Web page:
Inside Financial Services

From the Head of the ICBA, More Crazy Talk

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ICBA head Cam Fine, railing yet again about the big banks:

Financial meltdowns and taxpayer bailouts, imprudent lending and operational practices, and regulatory indifference from too-big-to-manage and too-big-to-jail managements are all symptoms of the too-big-to-fail disease. And we certainly can’t overlook unnecessary and counterproductive regulatory burdens that fall disproportionately on community banks. [Emph. added]

That’s rich. The “unnecessary and counterproductive regulatory burdens” that has Fine so addled largely came about as a result of Dodd-Frank, a law that Fine and the ICBA supported. In return, he got some exemptions for community banks related to the CARD Act and CFPB oversight. That’s some brilliant legislative strategizing, as now scores of Fine’s own members are under such a severe regulatory burden that they’re essentially no longer viable over the long term.

I’ve long been puzzled about why Fine has it in for the big banks the way he does.  There are many policy areas where the interests of the big banks and community banks align. Lobbying over Dodd-Frank is a good example. You’d think he’d spend more time denouncing what’s a much more ominous threat to community banks’ natural turf: credit unions. I may be wrong, but I can’t recall an instance that he’s ever had a bad word to say about them.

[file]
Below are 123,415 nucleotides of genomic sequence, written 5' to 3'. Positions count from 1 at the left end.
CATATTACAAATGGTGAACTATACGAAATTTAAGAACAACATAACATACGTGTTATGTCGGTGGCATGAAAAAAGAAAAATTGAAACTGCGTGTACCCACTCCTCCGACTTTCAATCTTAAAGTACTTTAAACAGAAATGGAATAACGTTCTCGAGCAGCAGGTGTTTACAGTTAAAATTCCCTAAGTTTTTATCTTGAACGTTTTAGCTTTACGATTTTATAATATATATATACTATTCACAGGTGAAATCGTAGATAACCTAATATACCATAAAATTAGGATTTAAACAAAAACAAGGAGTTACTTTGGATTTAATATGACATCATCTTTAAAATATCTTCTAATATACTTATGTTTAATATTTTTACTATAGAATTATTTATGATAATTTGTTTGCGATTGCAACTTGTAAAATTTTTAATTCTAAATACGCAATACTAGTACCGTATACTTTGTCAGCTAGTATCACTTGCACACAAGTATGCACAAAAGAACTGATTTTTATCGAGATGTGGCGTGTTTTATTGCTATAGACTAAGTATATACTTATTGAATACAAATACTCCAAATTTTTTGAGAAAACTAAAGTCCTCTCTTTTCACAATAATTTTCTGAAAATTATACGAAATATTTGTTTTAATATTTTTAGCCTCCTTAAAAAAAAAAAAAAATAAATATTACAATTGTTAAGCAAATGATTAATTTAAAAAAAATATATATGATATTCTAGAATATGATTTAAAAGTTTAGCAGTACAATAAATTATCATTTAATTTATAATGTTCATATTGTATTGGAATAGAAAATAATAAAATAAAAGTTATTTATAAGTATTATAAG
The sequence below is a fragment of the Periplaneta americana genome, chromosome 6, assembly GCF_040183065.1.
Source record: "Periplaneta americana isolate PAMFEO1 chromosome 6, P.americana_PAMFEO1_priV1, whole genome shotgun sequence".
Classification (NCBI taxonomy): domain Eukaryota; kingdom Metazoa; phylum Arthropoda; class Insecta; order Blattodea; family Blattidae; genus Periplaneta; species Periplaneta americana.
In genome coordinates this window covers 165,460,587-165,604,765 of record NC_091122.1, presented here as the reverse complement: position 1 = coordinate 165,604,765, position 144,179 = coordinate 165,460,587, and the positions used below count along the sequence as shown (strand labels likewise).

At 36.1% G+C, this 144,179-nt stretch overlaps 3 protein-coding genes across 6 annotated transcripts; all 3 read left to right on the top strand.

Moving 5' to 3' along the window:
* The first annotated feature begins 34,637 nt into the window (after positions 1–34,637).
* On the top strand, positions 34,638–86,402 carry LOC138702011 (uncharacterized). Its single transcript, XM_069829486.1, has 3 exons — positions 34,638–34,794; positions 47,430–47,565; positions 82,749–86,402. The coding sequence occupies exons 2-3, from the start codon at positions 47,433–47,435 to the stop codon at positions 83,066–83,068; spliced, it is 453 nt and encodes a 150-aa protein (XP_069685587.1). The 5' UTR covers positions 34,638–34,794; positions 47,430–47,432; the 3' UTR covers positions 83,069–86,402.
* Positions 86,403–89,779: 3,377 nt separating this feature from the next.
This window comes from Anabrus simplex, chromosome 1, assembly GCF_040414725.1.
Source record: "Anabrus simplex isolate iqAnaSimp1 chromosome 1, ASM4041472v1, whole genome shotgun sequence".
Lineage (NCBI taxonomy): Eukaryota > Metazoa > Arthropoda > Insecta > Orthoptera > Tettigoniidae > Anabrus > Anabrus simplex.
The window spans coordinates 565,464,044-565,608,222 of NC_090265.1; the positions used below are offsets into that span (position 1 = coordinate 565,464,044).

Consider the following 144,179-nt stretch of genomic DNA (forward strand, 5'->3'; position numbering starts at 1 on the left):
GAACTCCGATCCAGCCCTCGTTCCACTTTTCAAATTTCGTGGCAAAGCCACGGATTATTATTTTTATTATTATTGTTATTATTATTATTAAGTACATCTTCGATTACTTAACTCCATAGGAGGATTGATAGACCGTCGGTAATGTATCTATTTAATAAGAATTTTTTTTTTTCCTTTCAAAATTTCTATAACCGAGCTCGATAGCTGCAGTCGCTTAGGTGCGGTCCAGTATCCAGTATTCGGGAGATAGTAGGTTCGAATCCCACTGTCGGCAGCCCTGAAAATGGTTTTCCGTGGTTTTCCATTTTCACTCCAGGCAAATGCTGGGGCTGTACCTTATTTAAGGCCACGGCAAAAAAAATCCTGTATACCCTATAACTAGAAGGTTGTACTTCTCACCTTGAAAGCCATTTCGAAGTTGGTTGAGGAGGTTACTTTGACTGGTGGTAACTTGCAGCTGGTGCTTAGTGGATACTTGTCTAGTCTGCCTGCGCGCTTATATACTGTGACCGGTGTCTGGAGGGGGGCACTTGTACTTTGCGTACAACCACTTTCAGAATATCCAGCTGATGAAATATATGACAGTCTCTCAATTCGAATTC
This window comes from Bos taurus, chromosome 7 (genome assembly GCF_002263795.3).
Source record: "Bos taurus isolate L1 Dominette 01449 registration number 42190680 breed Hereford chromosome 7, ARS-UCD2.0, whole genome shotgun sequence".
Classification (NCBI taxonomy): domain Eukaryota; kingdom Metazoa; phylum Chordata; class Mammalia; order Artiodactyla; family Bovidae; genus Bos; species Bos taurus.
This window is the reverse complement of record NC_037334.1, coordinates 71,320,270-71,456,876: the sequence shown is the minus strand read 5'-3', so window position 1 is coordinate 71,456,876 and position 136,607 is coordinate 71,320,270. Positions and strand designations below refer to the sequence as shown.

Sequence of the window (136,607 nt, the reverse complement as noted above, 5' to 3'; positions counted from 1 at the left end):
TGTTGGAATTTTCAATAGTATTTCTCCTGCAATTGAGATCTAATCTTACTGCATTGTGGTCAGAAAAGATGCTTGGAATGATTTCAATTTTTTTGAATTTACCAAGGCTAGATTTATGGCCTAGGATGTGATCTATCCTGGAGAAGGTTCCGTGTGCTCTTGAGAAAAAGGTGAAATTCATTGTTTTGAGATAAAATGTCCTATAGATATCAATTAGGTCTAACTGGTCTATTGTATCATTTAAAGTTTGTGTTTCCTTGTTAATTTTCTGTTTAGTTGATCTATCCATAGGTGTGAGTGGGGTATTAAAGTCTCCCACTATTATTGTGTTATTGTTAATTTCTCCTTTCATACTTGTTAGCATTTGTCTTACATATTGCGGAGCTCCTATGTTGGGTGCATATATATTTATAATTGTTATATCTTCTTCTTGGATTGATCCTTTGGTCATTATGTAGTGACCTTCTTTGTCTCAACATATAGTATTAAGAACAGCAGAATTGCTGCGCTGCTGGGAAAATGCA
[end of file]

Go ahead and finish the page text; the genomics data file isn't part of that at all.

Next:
Memo to Cam: your campaign against the megabanks is entirely wrong-headed. Even if the big banks were broken up as you’ve been lobbying for, foreign banks would step in to serve the needs of large global customers. Community banks would gain little. For the sake of your members, you ought to be aiming your fire elsewhere.  I have a suggestion.

What do you think? Let me know!

One Response to “From the Head of the ICBA, More Crazy Talk”

  1. ringleader

    Fine’s position regarding the big banks is more of a bad hangover from the days when the big guys decided to steal market share from the community banks by taking a scorched earth approach to retail banking. Going away from predictable monthly service fee income to “free” checking, nailing everyone who overdrafts and causing the little guys to have to follow. Then, the big guys decided to give away financial technology tools like internet and mobile banking, making it nearly impossible for small banks to recoup their comparatively huge investments to deliver these services. Then, the largest banks brought down the ire of Congress and the likes of Elizabeth Warren, resulting in Dodd-Frank, the CFPB and a hyper-critical FDIC regulatory crew. While I believe you are right that the proper fight would be to level the playing field with credit unions on the taxation field, I can understand – to a certain extent – the ICBA’s fixation on its larger brethren.

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